(1)There is a growing demand on the soil, water, and related resources of the Nation to meet present and future needs.
(2)The Congress, in its concern for sustained use of the resource base of the United States, has ensured that the Department of Agriculture possesses information, technical expertise, and a delivery system for providing assistance to land users with respect to conservation and use of soils; plants; woodlands; watershed protection and flood prevention; the conservation, development, utilization, and disposal of water; animal husbandry; fish and wildlife management; recreation; community development; and related resource uses.
(3)Appraisal and inventory of resources, assessment and inventory of conservation needs, evaluation of the effects of conservation practices, and analyses of alternative approaches to existing conservation programs are basic to effective soil, water, and related natural resource conservation.
(4)Since individual and governmental decisions concerning soil and water resources often transcend administrative boundaries and affect other programs and decisions, a coordinated appraisal and program framework are essential.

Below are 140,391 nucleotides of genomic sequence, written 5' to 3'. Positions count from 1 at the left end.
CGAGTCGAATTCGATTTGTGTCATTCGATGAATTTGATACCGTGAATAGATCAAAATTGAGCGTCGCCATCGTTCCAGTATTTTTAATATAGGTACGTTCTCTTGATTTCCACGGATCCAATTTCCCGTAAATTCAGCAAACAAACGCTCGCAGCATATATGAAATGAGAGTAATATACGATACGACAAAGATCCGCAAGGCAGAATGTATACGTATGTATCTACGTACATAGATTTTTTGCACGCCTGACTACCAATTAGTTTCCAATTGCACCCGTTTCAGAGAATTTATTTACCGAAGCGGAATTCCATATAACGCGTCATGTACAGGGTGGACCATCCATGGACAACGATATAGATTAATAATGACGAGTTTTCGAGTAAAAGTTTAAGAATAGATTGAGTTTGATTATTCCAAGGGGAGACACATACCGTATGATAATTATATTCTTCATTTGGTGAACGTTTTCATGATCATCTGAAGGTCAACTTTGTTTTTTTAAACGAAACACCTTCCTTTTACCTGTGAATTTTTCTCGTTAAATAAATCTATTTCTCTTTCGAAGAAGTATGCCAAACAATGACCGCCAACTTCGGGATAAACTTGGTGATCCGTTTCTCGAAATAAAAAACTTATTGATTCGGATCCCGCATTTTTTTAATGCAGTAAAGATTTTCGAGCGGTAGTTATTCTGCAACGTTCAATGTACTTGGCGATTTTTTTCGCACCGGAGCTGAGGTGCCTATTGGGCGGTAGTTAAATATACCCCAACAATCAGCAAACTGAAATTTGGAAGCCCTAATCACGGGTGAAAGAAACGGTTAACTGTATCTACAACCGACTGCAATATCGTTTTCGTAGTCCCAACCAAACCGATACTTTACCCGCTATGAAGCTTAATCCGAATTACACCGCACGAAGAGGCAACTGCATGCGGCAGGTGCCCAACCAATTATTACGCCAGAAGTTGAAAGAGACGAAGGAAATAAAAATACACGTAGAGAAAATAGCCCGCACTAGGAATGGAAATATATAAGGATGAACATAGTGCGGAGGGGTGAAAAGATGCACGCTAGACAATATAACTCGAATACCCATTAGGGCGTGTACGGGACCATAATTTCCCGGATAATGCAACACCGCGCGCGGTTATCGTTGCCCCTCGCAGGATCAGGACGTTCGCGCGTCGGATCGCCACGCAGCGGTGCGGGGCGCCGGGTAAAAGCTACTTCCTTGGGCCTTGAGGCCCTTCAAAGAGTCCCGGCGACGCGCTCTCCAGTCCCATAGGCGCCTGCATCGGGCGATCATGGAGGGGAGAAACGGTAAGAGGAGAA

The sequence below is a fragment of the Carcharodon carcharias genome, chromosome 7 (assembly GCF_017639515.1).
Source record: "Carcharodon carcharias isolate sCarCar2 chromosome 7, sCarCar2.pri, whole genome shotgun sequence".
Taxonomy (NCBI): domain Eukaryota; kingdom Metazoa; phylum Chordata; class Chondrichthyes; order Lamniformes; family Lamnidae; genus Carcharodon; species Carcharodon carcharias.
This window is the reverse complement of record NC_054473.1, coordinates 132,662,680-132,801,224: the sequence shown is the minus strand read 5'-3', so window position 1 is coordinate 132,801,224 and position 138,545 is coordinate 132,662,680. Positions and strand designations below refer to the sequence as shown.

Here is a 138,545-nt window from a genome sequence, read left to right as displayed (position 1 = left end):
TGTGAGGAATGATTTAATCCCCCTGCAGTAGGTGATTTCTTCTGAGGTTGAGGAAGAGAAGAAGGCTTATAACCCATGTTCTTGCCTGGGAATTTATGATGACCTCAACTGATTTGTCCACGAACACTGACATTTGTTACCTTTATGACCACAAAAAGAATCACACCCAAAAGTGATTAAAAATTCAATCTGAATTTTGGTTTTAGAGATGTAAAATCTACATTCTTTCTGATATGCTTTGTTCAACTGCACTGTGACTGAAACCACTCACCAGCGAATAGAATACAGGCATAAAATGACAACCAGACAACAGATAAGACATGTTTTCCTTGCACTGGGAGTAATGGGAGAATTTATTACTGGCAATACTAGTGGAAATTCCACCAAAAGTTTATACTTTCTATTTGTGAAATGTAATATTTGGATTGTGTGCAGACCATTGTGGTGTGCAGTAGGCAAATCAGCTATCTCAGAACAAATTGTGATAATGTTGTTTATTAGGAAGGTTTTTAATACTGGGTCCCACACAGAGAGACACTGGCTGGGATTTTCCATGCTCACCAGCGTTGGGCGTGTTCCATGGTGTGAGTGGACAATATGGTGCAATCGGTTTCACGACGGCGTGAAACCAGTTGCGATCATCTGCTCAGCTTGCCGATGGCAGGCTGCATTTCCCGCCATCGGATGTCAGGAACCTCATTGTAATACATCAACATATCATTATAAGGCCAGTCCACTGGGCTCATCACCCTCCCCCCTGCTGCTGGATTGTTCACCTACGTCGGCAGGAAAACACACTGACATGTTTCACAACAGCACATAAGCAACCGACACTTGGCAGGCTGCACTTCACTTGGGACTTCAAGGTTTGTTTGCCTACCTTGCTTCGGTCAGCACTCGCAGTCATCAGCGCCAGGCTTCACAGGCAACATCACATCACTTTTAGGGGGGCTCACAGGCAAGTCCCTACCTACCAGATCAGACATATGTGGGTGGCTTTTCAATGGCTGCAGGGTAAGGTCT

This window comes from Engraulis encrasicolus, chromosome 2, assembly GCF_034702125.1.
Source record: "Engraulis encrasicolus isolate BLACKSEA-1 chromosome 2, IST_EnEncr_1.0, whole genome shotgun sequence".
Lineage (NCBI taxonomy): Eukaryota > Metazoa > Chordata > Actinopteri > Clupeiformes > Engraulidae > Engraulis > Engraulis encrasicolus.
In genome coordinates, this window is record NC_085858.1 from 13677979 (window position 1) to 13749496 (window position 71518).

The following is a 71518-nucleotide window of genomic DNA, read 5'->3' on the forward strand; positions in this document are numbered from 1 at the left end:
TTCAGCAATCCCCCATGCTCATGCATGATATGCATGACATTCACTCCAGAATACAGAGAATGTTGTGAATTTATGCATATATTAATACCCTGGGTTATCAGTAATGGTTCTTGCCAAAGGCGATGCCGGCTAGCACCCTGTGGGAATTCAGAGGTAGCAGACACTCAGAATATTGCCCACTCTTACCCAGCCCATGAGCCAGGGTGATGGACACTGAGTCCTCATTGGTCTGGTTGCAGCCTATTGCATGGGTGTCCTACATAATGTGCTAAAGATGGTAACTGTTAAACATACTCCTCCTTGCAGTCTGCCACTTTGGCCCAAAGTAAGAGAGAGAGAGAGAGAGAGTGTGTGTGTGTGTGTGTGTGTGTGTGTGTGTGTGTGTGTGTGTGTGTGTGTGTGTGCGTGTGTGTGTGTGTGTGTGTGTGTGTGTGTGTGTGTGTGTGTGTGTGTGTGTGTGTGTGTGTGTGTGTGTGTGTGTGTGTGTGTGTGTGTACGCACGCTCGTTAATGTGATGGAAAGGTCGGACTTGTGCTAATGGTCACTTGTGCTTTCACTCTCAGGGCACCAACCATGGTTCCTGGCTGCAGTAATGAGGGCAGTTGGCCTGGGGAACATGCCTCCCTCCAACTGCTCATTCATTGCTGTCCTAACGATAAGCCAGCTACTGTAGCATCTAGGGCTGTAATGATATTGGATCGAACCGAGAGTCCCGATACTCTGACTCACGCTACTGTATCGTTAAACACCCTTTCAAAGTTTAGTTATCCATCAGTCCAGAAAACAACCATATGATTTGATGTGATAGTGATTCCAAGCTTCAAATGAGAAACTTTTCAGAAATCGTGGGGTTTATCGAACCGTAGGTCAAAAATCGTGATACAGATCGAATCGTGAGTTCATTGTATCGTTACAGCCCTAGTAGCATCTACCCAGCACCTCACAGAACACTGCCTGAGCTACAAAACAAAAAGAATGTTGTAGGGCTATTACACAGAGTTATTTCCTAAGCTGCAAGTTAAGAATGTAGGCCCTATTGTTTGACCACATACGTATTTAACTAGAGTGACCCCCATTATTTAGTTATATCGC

2008—Par. (2). Pub. L. 110–246, § 2804(a)(1), substituted “base of the” for “base, of the”.
Pars. (3), (4). Pub. L. 110–246, § 2804(a)(2), added par. (3), redesignated former par. (3) as (4), and struck out “Resource appraisal is basic to effective soil and water conservation.” before “Since individual”.
1994—Par. (2). Pub. L. 103–354struck out “created the Soil Conservation Service” after “resource base,” and substituted “, has ensured that the Department of Agriculture” for “Department of Agriculture which” after “United States”.
Section 1 ofPub. L. 95–192provided: “That this Act [enacting this chapter] may be cited as the ‘Soil and Water Resources Conservation Act of 1977’.”
The table below lists the classification updates, since Jan. 3, 2012, for this section. Updates to a broader range of sections may be found at the update page for containing chapter, title, etc.
The most recent Classification Table update that we have noticed was Tuesday, August 13, 2013
An empty table indicates that we see no relevant changes listed in the classification tables. If you suspect that our system may be missing something, please double-check with the Office of the Law Revision Counsel.